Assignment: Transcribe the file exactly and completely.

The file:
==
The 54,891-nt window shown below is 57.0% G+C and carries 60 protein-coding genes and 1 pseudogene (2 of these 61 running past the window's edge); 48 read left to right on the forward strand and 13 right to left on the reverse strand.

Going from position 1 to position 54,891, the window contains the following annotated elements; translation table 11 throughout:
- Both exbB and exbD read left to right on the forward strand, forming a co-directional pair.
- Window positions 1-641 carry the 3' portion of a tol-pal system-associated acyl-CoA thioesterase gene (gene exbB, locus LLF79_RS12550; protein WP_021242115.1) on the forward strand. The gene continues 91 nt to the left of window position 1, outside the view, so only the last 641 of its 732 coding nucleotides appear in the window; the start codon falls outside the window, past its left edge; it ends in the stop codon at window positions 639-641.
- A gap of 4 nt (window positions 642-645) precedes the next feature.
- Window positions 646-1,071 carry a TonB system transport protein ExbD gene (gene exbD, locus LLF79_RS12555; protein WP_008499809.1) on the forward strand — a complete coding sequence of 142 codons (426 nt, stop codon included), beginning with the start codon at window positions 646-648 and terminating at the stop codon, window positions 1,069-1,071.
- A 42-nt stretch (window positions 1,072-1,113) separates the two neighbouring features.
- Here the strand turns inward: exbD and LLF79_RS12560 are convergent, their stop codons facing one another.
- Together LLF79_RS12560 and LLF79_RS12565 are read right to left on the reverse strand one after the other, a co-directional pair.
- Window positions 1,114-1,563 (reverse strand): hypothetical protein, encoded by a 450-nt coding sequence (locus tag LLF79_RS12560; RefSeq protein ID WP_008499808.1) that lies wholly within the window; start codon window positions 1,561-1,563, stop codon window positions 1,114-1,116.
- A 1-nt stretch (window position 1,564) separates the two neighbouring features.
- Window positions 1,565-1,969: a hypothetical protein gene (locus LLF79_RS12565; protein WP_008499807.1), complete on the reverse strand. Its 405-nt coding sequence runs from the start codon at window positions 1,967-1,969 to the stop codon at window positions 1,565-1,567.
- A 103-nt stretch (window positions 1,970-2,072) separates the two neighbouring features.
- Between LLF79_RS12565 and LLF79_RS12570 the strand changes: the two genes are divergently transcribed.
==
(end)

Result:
The 54,891-nt window shown below is 57.0% G+C and carries 60 protein-coding genes and 1 pseudogene (2 of these 61 running past the window's edge); 48 read left to right on the forward strand and 13 right to left on the reverse strand.

Going from position 1 to position 54,891, the window contains the following annotated elements; translation table 11 throughout:
- Both exbB and exbD read left to right on the forward strand, forming a co-directional pair.
- Window positions 1-641 carry the 3' portion of a tol-pal system-associated acyl-CoA thioesterase gene (gene exbB, locus LLF79_RS12550; protein WP_021242115.1) on the forward strand. The gene continues 91 nt to the left of window position 1, outside the view, so only the last 641 of its 732 coding nucleotides appear in the window; the start codon falls outside the window, past its left edge; it ends in the stop codon at window positions 639-641.
- A gap of 4 nt (window positions 642-645) precedes the next feature.
- Window positions 646-1,071 carry a TonB system transport protein ExbD gene (gene exbD, locus LLF79_RS12555; protein WP_008499809.1) on the forward strand — a complete coding sequence of 142 codons (426 nt, stop codon included), beginning with the start codon at window positions 646-648 and terminating at the stop codon, window positions 1,069-1,071.
- A 42-nt stretch (window positions 1,072-1,113) separates the two neighbouring features.
- Here the strand turns inward: exbD and LLF79_RS12560 are convergent, their stop codons facing one another.
- Together LLF79_RS12560 and LLF79_RS12565 are read right to left on the reverse strand one after the other, a co-directional pair.
- Window positions 1,114-1,563 (reverse strand): hypothetical protein, encoded by a 450-nt coding sequence (locus tag LLF79_RS12560; RefSeq protein ID WP_008499808.1) that lies wholly within the window; start codon window positions 1,561-1,563, stop codon window positions 1,114-1,116.
- A 1-nt stretch (window position 1,564) separates the two neighbouring features.
- Window positions 1,565-1,969: a hypothetical protein gene (locus LLF79_RS12565; protein WP_008499807.1), complete on the reverse strand. Its 405-nt coding sequence runs from the start codon at window positions 1,967-1,969 to the stop codon at window positions 1,565-1,567.
- A 103-nt stretch (window positions 1,970-2,072) separates the two neighbouring features.
- Between LLF79_RS12565 and LLF79_RS12570 the strand changes: the two genes are divergently transcribed.